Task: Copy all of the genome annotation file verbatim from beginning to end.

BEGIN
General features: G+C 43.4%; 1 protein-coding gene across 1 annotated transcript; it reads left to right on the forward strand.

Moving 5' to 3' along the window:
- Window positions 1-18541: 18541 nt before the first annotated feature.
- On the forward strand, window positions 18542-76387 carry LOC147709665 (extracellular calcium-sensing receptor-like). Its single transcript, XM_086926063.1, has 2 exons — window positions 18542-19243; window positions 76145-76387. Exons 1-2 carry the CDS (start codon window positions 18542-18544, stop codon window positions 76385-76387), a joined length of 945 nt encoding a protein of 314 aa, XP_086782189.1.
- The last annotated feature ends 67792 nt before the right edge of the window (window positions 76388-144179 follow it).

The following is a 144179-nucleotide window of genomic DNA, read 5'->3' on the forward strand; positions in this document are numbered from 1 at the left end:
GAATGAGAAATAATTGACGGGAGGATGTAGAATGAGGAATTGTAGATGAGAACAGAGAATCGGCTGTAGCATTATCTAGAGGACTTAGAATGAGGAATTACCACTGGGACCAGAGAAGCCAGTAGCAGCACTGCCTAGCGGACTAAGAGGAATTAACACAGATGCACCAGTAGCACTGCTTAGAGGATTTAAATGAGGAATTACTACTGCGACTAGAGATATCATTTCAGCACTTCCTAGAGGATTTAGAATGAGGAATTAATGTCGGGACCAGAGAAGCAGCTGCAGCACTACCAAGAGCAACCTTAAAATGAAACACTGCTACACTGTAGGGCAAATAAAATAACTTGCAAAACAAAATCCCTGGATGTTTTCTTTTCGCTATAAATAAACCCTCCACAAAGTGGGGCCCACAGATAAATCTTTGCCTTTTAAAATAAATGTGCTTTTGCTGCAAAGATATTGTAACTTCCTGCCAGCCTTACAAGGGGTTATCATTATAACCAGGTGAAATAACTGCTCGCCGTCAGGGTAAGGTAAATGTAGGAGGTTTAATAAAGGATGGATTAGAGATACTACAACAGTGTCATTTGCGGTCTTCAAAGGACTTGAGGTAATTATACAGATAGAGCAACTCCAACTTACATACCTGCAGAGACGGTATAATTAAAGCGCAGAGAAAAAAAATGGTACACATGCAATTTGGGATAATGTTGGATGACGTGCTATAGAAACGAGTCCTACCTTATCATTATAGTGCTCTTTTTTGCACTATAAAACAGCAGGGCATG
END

General features: G+C 43.4%; 1 protein-coding gene across 1 annotated transcript; it reads left to right on the forward strand.

Moving 5' to 3' along the window:
- Window positions 1-18541: 18541 nt before the first annotated feature.
- On the forward strand, window positions 18542-76387 carry LOC147709665 (extracellular calcium-sensing receptor-like). Its single transcript, XM_086926063.1, has 2 exons — window positions 18542-19243; window positions 76145-76387. Exons 1-2 carry the CDS (start codon window positions 18542-18544, stop codon window positions 76385-76387), a joined length of 945 nt encoding a protein of 314 aa, XP_086782189.1.
- The last annotated feature ends 67792 nt before the right edge of the window (window positions 76388-144179 follow it).

The following is a 144179-nucleotide window of genomic DNA, read 5'->3' on the forward strand; positions in this document are numbered from 1 at the left end:
GAATGAGAAATAATTGACGGGAGGATGTAGAATGAGGAATTGTAGATGAGAACAGAGAATCGGCTGTAGCATTATCTAGAGGACTTAGAATGAGGAATTACCACTGGGACCAGAGAAGCCAGTAGCAGCACTGCCTAGCGGACTAAGAGGAATTAACACAGATGCACCAGTAGCACTGCTTAGAGGATTTAAATGAGGAATTACTACTGCGACTAGAGATATCATTTCAGCACTTCCTAGAGGATTTAGAATGAGGAATTAATGTCGGGACCAGAGAAGCAGCTGCAGCACTACCAAGAGCAACCTTAAAATGAAACACTGCTACACTGTAGGGCAAATAAAATAACTTGCAAAACAAAATCCCTGGATGTTTTCTTTTCGCTATAAATAAACCCTCCACAAAGTGGGGCCCACAGATAAATCTTTGCCTTTTAAAATAAATGTGCTTTTGCTGCAAAGATATTGTAACTTCCTGCCAGCCTTACAAGGGGTTATCATTATAACCAGGTGAAATAACTGCTCGCCGTCAGGGTAAGGTAAATGTAGGAGGTTTAATAAAGGATGGATTAGAGATACTACAACAGTGTCATTTGCGGTCTTCAAAGGACTTGAGGTAATTATACAGATAGAGCAACTCCAACTTACATACCTGCAGAGACGGTATAATTAAAGCGCAGAGAAAAAAAATGGTACACATGCAATTTGGGATAATGTTGGATGACGTGCTATAGAAACGAGTCCTACCTTATCATTATAGTGCTCTTTTTTGCACTATAAAACAGCAGGGCATG